Later this year we will be presenting the outcome of the work on the programme in draft form for the Assembly and its Committees to consider. The programme for Government will take effect in the next and following years. Preparatory work is proceeding. Our more immediate issue is what we should and can do in the remainder of this year to start us in the right direction.

We have identified five clear areas in the agenda covering the economy, health and education, the environment, tackling disadvantage and social exclusion and modern and accessible public services, and we have identified actions which will contribute to dealing with those areas. We wish to see a step change in the economy by which we mean increased growth and employment taking advantage fully of the opportunities that a peaceful society will bring. There is significant scope for our economy to advance. We should therefore ensure that our economic development agencies are best organised to meet the new challenges. This change was also recommended by the ‘Strategy 2010’ review.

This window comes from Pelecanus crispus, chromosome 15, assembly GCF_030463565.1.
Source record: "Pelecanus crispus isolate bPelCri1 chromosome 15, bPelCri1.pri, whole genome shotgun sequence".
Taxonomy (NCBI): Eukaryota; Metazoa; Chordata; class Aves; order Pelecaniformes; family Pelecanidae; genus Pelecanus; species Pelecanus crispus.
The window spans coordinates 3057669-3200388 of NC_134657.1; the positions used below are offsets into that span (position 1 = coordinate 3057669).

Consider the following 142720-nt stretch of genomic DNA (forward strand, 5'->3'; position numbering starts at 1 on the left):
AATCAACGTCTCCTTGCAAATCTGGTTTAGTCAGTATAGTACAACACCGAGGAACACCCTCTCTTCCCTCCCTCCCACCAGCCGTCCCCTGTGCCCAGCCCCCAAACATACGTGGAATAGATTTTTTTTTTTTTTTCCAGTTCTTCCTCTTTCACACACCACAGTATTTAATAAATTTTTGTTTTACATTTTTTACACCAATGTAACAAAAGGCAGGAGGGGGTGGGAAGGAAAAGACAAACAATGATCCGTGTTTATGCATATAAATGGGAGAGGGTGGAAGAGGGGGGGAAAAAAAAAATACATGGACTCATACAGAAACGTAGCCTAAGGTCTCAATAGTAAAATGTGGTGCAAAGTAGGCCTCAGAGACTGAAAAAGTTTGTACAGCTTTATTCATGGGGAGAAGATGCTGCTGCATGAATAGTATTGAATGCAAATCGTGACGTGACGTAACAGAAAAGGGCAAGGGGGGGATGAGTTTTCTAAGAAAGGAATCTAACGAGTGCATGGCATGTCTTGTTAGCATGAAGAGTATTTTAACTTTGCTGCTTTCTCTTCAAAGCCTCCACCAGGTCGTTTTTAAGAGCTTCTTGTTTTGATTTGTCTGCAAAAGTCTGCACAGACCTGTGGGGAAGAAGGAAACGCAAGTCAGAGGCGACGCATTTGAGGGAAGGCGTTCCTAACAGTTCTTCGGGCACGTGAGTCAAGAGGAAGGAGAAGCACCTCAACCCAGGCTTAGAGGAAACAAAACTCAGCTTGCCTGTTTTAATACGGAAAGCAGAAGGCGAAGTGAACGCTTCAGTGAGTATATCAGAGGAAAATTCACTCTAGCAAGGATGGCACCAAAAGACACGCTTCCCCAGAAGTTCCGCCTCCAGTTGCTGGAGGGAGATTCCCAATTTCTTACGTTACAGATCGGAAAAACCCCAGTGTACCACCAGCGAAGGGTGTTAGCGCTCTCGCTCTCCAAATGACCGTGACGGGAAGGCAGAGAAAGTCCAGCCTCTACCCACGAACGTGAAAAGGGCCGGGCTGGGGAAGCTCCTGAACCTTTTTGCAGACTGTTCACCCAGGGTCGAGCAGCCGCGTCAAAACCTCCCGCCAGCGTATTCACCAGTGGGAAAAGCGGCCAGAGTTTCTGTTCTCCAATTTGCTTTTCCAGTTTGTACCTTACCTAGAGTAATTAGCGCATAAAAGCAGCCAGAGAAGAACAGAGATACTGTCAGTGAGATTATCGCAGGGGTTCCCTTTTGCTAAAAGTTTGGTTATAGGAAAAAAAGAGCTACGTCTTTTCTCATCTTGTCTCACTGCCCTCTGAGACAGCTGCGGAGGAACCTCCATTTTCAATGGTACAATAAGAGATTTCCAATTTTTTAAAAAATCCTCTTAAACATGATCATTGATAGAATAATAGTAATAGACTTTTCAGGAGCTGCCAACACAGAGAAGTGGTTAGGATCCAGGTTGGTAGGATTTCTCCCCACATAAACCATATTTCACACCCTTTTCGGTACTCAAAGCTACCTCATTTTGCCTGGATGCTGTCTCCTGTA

We need to encourage and develop the information-age society. In the short term we intend to help accelerate work on the ‘Leapfrog to the Information Age’ initiative, which is intended to progress Northern Ireland towards a highly attractive, dynamic and supportive knowledge-based society.

On 19 June the Minister for Higher and Further Education, Training and Employment announced the new support programme for university research to the House, which will develop the local universities’ research capacity and strengthen their research base, increasing the amount of research of the highest international standard. The support programme will be funded partly by the private sector. The work on developing the research programme is included in our agenda and it will help to contribute to the creation of the knowledge-based society.

The Executive also agrees that we need to do more for the long-suffering agriculture industry. We are working for the achievement of low BSE incidence status, and we have allocated £500,000 to enable the beef industry to avail fully of export opportunities.

We are also addressing the need of farmers to benefit from the new technology-based society. We will be enhancing the access of farmers to information technology, focusing particularly on farmers in the west, where progress in training farmers and members of farm families has been slower than in the east of Northern Ireland. Farmers will also be given electronic access to high quality, user-friendly business support information to help them run their businesses.